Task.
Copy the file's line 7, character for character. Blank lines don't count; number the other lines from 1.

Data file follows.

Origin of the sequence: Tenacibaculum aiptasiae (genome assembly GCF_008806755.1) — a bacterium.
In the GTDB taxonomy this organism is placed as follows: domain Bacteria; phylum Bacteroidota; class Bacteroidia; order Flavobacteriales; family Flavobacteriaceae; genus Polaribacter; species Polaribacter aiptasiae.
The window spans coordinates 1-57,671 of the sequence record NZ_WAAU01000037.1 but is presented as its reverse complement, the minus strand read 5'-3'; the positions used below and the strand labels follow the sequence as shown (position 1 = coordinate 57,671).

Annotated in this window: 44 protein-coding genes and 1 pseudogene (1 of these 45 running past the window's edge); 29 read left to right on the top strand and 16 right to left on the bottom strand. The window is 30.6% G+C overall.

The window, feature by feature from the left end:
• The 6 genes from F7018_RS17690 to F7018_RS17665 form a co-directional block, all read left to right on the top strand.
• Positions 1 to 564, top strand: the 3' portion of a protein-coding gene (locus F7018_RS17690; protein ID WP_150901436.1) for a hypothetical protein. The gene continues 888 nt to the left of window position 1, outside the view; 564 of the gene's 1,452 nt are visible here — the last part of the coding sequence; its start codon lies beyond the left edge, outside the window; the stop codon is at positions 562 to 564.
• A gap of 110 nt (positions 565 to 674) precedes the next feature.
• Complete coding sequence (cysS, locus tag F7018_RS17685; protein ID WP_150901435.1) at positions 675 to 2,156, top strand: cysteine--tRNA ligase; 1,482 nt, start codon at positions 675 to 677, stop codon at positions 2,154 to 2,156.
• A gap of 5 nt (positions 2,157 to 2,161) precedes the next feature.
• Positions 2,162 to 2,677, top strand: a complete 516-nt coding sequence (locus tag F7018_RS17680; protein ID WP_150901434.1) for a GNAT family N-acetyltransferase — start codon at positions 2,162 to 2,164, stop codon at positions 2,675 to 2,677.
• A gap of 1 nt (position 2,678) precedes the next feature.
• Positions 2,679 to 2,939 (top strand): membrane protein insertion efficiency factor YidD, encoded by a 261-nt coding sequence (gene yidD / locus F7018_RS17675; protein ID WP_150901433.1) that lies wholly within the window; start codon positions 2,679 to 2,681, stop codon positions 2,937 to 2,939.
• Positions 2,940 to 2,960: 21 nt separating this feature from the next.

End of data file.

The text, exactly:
• Positions 1 to 564, top strand: the 3' portion of a protein-coding gene (locus F7018_RS17690; protein ID WP_150901436.1) for a hypothetical protein. The gene continues 888 nt to the left of window position 1, outside the view; 564 of the gene's 1,452 nt are visible here — the last part of the coding sequence; its start codon lies beyond the left edge, outside the window; the stop codon is at positions 562 to 564.